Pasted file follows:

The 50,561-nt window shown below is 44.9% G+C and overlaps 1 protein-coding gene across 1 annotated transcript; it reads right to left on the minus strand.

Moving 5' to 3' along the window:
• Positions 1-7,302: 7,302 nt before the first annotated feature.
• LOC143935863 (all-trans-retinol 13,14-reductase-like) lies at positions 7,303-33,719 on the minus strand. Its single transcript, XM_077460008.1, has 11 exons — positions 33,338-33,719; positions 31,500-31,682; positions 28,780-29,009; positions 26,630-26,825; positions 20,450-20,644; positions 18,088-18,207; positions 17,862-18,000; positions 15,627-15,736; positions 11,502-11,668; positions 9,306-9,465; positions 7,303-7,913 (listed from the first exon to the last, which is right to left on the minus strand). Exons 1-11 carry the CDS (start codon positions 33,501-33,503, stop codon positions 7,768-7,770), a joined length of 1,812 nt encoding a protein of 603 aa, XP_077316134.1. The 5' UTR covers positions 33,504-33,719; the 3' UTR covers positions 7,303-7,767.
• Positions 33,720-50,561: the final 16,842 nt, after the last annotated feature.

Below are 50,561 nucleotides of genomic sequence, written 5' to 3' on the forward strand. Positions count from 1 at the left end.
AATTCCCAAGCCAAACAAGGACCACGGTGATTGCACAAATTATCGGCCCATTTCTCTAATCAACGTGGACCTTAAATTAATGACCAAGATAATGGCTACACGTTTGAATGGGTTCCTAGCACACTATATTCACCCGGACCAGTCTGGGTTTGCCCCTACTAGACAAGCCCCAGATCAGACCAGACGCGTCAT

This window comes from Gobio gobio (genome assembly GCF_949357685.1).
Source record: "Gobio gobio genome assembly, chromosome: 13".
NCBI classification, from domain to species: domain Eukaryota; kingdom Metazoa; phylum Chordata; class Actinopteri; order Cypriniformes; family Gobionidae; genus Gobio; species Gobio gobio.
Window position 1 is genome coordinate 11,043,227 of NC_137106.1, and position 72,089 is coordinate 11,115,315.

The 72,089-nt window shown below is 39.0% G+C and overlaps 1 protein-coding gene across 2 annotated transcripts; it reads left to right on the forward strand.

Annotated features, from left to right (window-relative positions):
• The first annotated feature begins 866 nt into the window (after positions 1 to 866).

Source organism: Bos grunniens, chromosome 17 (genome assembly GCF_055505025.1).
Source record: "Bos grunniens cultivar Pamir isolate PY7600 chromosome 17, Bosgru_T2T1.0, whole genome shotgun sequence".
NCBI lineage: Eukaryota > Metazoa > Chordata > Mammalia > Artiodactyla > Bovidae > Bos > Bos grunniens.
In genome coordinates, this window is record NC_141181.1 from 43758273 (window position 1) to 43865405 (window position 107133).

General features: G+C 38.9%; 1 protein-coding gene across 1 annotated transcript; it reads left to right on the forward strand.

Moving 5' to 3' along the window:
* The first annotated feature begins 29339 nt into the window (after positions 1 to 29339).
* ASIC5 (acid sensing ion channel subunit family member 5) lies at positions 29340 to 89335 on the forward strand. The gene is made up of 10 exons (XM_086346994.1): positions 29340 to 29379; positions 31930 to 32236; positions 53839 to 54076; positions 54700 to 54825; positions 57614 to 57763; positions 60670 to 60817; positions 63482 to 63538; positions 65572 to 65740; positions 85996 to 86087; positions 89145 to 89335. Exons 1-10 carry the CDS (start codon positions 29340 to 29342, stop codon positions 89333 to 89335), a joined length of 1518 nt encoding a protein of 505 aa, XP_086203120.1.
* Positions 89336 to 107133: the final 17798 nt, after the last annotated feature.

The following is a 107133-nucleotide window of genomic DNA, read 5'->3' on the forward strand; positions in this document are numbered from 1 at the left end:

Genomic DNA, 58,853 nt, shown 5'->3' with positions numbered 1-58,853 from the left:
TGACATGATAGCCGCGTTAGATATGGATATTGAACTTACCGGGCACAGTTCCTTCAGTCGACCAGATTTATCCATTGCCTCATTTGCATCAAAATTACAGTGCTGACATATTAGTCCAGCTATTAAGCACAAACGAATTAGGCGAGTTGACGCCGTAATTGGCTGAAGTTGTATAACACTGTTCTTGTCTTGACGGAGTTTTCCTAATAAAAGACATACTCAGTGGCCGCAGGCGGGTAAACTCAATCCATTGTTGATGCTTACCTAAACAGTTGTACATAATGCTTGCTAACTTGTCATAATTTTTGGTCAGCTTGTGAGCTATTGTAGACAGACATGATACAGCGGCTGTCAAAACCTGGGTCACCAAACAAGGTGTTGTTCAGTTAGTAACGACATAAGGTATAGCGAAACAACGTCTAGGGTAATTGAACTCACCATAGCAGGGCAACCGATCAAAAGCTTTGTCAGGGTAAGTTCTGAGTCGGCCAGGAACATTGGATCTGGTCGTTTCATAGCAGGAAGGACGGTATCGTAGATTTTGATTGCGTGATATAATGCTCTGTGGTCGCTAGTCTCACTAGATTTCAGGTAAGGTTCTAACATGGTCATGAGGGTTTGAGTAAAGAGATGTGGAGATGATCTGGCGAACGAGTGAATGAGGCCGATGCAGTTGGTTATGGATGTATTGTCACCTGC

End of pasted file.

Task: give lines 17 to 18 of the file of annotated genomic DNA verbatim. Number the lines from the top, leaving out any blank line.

NCBI lineage: Eukaryota > Metazoa > Chordata > Mammalia > Artiodactyla > Bovidae > Bos > Bos grunniens.
In genome coordinates, this window is record NC_141181.1 from 43758273 (window position 1) to 43865405 (window position 107133).